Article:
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National Clearinghouse on Homeless Youth and Families

Stress

Talking to Teens About Anxiety: A Supplement to the 2018 Childrens Mental Health Report

Talking to Teens About Anxiety: A Supplement to the 2018 Childrens Mental Health Report
Electronically published journal article, but not part of an issue

No

Abstract

This supplement to the 2018 Children’s Mental Health Report from the Child Mind Institute provides suggestions on how to talk about difficult subjects with teens. It discusses how to maintain ongoing conversations about normal fears, how persistent anxiety can develop into a disorder, and why early treatment is best. This guide describes how adults can build rapport with teens by being curious without being judgmental, showing trust, being collaborative, giving praise, and staying calm. It covers general anxiety; social anxiety; social media risks and rewards; anxiety and substance abuse; anxiety disorder, depression, and suicidality; and treatment.

Accession number
25778
Type new
Guide/Toolkit
Organization

Child Mind Institute

Year published new
2018
Availability

Available for free download on the Child Mind Institute website at: https://childmind.org/downloads/CMHR_2018_Supplement.pdf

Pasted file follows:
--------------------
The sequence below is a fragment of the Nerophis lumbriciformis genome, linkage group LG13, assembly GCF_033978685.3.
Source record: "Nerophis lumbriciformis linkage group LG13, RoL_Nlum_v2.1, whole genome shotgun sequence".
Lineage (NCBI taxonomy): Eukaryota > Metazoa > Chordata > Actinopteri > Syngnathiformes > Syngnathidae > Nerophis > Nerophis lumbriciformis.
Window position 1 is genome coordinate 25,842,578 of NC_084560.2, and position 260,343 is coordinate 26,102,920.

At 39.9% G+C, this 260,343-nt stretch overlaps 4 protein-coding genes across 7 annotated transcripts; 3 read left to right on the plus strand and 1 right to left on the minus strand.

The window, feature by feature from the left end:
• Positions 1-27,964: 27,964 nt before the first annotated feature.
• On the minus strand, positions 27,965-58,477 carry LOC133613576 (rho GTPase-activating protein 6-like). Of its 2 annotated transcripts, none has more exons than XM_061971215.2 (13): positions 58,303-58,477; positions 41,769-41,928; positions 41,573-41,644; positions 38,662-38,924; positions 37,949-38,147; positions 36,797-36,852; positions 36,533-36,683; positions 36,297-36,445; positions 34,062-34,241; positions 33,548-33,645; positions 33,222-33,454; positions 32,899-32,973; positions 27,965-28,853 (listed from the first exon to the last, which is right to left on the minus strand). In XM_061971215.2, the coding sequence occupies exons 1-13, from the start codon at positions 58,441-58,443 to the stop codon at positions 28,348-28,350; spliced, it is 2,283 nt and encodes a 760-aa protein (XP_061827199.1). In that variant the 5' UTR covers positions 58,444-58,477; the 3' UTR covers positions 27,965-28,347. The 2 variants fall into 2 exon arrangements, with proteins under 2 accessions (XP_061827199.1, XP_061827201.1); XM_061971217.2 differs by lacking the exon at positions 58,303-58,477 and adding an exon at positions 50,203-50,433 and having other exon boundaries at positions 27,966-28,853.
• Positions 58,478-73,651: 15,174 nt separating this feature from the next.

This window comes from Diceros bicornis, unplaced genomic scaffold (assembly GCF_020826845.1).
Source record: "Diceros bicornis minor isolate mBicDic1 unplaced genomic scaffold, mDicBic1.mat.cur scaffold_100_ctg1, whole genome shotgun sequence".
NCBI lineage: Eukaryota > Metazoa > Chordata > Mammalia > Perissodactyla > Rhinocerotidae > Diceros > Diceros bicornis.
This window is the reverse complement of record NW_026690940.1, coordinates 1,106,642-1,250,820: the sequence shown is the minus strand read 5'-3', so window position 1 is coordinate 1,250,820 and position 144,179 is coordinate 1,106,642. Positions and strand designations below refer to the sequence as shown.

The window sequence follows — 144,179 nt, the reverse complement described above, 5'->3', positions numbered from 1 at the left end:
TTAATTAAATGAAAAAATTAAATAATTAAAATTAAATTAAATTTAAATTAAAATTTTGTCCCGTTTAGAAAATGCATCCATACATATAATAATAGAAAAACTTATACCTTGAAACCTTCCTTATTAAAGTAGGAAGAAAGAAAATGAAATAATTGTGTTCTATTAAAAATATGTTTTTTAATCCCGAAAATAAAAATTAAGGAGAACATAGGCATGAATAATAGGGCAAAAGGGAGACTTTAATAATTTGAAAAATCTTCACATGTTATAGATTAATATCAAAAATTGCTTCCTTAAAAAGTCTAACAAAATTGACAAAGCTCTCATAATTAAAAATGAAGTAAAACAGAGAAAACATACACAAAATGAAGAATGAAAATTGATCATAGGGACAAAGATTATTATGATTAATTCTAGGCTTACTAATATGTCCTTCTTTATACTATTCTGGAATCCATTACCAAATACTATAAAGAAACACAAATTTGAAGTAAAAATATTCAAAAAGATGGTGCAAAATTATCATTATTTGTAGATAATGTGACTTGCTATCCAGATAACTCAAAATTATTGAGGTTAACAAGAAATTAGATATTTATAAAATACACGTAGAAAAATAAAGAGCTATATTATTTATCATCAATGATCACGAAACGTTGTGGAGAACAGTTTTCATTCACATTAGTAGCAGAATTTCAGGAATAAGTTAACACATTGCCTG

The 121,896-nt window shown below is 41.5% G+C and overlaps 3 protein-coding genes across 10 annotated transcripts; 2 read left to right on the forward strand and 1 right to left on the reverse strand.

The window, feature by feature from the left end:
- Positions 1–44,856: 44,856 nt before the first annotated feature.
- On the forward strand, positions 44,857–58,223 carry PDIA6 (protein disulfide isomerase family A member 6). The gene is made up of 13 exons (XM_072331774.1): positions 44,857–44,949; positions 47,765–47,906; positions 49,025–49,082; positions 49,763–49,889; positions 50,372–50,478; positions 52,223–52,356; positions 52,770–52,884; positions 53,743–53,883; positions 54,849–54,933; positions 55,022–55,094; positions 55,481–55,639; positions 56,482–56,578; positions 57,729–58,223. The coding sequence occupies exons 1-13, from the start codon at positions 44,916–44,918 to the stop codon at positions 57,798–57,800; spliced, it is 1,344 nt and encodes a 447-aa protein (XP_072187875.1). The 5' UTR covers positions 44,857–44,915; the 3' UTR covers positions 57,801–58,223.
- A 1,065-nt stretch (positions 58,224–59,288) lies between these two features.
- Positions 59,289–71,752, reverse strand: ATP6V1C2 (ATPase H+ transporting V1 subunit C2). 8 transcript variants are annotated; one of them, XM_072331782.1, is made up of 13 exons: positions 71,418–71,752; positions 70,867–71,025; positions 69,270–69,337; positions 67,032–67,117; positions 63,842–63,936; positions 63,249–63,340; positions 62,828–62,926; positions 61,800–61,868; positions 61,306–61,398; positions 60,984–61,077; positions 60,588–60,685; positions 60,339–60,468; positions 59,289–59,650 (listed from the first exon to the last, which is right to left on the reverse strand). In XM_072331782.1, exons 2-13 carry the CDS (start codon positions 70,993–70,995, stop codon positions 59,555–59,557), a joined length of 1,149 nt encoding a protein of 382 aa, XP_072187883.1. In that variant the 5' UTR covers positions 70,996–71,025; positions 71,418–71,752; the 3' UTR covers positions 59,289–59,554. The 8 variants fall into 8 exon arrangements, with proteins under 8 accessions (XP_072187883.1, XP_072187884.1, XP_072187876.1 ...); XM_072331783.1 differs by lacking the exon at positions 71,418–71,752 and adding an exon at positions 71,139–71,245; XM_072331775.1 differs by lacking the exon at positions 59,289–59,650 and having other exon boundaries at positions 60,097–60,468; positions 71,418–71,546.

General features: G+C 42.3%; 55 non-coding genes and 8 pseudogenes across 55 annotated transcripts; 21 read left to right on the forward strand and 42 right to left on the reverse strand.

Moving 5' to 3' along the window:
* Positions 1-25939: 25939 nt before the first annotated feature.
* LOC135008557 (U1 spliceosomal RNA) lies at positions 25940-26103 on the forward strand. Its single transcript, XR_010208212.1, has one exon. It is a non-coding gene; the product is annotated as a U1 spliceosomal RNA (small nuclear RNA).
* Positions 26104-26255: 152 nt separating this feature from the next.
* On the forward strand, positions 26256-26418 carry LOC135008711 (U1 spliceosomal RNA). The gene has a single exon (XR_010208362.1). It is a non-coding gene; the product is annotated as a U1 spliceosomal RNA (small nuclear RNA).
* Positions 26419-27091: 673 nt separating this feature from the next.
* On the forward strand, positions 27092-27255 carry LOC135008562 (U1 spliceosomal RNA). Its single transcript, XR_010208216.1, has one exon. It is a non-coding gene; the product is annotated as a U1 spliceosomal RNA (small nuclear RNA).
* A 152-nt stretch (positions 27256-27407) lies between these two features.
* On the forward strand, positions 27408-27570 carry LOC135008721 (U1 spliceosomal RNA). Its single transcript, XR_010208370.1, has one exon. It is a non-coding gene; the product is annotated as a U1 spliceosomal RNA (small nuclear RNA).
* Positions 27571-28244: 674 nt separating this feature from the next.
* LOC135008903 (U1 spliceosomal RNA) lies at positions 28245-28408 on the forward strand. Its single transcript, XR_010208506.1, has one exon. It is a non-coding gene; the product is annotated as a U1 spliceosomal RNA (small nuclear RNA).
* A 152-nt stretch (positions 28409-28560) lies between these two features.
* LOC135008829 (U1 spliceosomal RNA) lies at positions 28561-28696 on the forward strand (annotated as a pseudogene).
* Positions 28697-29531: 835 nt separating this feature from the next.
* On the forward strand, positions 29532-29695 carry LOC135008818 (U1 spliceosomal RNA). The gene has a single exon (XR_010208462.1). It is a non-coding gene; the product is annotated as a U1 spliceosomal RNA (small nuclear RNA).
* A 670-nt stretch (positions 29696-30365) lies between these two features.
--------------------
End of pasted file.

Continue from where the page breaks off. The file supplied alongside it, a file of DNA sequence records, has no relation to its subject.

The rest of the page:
Role of Social Environmental Protective Factors on Anxiety and Depressive Symptoms Among Midwestern Homeless Youth

Role of Social Environmental Protective Factors on Anxiety and Depressive Symptoms Among Midwestern Homeless Youth
Electronically published journal article, but not part of an issue

No

Abstract

This journal article describes a study conducted to examine how social environmental factors affect mental health outcomes of homeless youth. The study collected longitudinal data on 150 homeless youth ages 16 to 22 in two Midwestern cities in the United States. Using a social stress framework, the study examined gender, sexual orientation, and the number of times youth had run away, along with whether the youth had participated in foster care and whether the youth had been physically victimized while on the street. The framework also measured the degree to which the youth felt they had social support and positive role models in their lives. The researchers posited that runaway and homeless youth who fall into socially stigmatized categories based on their gender or sexual orientation would present with more depressive symptoms and higher levels of anxiety than their non-stigmatized counterparts in similar circumstances based on length of time on the street. They also questioned whether protective factors helped reduce poor mental health outcomes for study participants, regardless of social stigmatization status. Results revealed that numerous stressors, such as physical abuse and running away from home more frequently, were associated with greater depressive symptoms and elevated anxiety. Having mentors and family and friends from home that youth can rely on resulted in more positive social support, which subsequently lowered risk for depressive symptoms and anxiety during the second interview.

Accession number
25447
Authors
Tyler, Kimberley A., Schmitz, Rachel M., Ray, Colleen M.
Type new
Journal Article
Journal Name

Journal of Research on Adolescence

Volume new
28
Year published new
2017
Availability

Full-text article available for free download at: https://onlinelibrary.wiley.com/doi/epdf/10.1111/jora.12326